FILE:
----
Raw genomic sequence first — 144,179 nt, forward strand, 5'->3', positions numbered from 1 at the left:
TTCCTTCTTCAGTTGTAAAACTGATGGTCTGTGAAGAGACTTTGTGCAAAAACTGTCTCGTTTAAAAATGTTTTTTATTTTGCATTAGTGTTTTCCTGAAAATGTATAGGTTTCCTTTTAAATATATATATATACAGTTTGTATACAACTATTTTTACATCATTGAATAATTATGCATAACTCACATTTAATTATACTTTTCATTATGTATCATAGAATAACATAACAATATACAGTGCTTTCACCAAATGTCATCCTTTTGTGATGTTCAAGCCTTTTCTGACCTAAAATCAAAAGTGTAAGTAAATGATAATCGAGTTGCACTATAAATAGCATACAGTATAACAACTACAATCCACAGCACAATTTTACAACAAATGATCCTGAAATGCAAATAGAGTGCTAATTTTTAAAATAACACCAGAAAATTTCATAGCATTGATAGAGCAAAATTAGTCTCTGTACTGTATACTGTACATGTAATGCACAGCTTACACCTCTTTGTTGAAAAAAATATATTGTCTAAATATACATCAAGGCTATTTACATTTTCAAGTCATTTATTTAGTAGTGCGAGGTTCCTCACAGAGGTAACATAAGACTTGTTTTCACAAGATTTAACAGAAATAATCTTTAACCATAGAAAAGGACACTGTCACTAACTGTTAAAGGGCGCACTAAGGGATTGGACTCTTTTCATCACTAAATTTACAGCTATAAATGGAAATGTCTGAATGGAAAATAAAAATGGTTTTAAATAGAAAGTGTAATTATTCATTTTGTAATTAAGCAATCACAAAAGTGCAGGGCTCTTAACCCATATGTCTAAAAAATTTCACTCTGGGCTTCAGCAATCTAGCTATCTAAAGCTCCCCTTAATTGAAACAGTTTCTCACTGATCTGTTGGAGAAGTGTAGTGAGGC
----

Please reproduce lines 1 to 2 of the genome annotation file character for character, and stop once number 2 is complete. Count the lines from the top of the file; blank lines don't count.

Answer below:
Raw genomic sequence first — 144,179 nt, forward strand, 5'->3', positions numbered from 1 at the left:
TTCCTTCTTCAGTTGTAAAACTGATGGTCTGTGAAGAGACTTTGTGCAAAAACTGTCTCGTTTAAAAATGTTTTTTATTTTGCATTAGTGTTTTCCTGAAAATGTATAGGTTTCCTTTTAAATATATATATATACAGTTTGTATACAACTATTTTTACATCATTGAATAATTATGCATAACTCACATTTAATTATACTTTTCATTATGTATCATAGAATAACATAACAATATACAGTGCTTTCACCAAATGTCATCCTTTTGTGATGTTCAAGCCTTTTCTGACCTAAAATCAAAAGTGTAAGTAAATGATAATCGAGTTGCACTATAAATAGCATACAGTATAACAACTACAATCCACAGCACAATTTTACAACAAATGATCCTGAAATGCAAATAGAGTGCTAATTTTTAAAATAACACCAGAAAATTTCATAGCATTGATAGAGCAAAATTAGTCTCTGTACTGTATACTGTACATGTAATGCACAGCTTACACCTCTTTGTTGAAAAAAATATATTGTCTAAATATACATCAAGGCTATTTACATTTTCAAGTCATTTATTTAGTAGTGCGAGGTTCCTCACAGAGGTAACATAAGACTTGTTTTCACAAGATTTAACAGAAATAATCTTTAACCATAGAAAAGGACACTGTCACTAACTGTTAAAGGGCGCACTAAGGGATTGGACTCTTTTCATCACTAAATTTACAGCTATAAATGGAAATGTCTGAATGGAAAATAAAAATGGTTTTAAATAGAAAGTGTAATTATTCATTTTGTAATTAAGCAATCACAAAAGTGCAGGGCTCTTAACCCATATGTCTAAAAAATTTCACTCTGGGCTTCAGCAATCTAGCTATCTAAAGCTCCCCTTAATTGAAACAGTTTCTCACTGATCTGTTGGAGAAGTGTAGTGAGGC